It's rainy, cold, and dark outside and it seems almost impossible to get out of bed in the morning to work out. The days are shorter and the temperatures are dropping. Your bike trainer and treadmill are your new friends. Swimming doesn't seem too exciting, especially since the air temperature is chilly even though the pool is heated. These are some obstacles every athlete faces, especially if you live somewhere like Michigan or New York in the winter months. Even here in Texas we have some chilly mornings and occasional winter weather. The challenge is getting and staying motivated to train when conditions make it hard. So here are my top 5 tips to stay motivated to train even when you just don't feel like it!
1. This is a great time to build your aerobic base. This is a period of time during your training cycle where you do long steady efforts to build your aerobic endurance and capacity. This is the foundation of your training and the point at which you build from. I tell athletes that want to work with me for a race that is 6+ months into the future to START BUILDING. You can never have too much AEROBIC BASE. An example of this is a 2 hour bike ride done in Z2 or a one hour endurance run done at a pace where you can carry on a conversation the whole time. Think of it as the concrete foundation of your house. You want to make it strong because everything else is built on that.
2. Think of how you will feel if you DON'T do your workout. There is nothing worse than wishing you had gotten that dose of endorphins when you have a busy day ahead. Have you ever heard the saying, "I never did a workout that I regretted."? It's true. Don't get into the trap of sleeping in and putting it off until after work or school. It's way less likely to happen then than if you do it first thing in the morning.
3. As for swimming, people dread the feeling of getting in cold water and how that is going to feel first thing in the morning. I read an article somewhere on triswimcoach.com and Kevin talks about focusing on the 3rd and 4th lap instead of the first 1 or 2. All it takes is getting over that initial shock of cold but if you can keep focused on all of the laps beyond that, it makes cold water seem much more inviting.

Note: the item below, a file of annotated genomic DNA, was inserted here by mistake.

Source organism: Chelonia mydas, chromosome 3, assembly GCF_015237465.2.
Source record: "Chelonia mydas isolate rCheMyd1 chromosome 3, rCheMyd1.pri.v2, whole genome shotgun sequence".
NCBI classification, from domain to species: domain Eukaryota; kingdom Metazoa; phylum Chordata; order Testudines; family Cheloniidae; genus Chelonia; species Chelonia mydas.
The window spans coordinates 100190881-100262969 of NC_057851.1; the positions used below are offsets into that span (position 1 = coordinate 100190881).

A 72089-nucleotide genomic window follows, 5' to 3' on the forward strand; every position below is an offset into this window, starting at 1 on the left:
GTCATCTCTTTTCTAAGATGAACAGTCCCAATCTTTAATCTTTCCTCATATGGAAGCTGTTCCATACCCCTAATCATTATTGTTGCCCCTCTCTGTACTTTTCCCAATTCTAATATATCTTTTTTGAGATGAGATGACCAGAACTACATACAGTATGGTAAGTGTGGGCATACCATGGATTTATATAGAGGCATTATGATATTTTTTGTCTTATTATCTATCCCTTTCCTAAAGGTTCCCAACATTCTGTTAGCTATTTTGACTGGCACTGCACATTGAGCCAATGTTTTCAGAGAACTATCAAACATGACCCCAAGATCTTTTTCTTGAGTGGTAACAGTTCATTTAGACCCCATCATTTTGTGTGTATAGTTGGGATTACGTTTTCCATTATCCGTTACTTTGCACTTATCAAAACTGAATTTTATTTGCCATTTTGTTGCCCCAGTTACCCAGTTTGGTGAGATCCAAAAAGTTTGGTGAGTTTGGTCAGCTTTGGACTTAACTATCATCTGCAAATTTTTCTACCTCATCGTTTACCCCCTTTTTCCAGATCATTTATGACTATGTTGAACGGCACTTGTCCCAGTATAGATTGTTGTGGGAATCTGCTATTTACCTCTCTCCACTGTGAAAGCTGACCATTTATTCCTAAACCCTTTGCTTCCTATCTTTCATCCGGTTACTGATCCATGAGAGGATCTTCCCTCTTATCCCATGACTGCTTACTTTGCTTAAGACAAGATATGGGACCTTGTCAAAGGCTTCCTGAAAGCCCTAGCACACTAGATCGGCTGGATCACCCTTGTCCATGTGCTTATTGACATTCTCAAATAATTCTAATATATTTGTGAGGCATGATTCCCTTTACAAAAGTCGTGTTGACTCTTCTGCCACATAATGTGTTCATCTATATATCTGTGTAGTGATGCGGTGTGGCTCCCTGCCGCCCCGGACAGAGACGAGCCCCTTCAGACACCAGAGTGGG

4. Have you invested in some cold weather gear? The best time to buy this is at the end of the winter season of the previous year. Keeping your head warm is key and I use lobster gloves when I ride the bike. These are awesome for keeping your hands nice and toasty because your fingers aren't separated like finger gloves. I usually put on thermal shoe covers (yes I saran wrap my toes always) and invest in wool socks. There is no such thing as bad weather, only inappropriate dress. Get warm and be motivated to #getitdone.
5. The off season is fairly short lived especially if you planned an early Spring race. The weeks before race day go by quickly. It's a great idea to put your race entry confirmation out in the open, maybe on the refrigerator so that you see what you signed up for OFTEN. This is a really good way to remind yourself of what lies ahead and the work you need to do to have a successful race. Put it out in the open, tell your family and friends that you have committed to an Ironman or 70.3, etc. so that it makes it REAL and you become even more committed.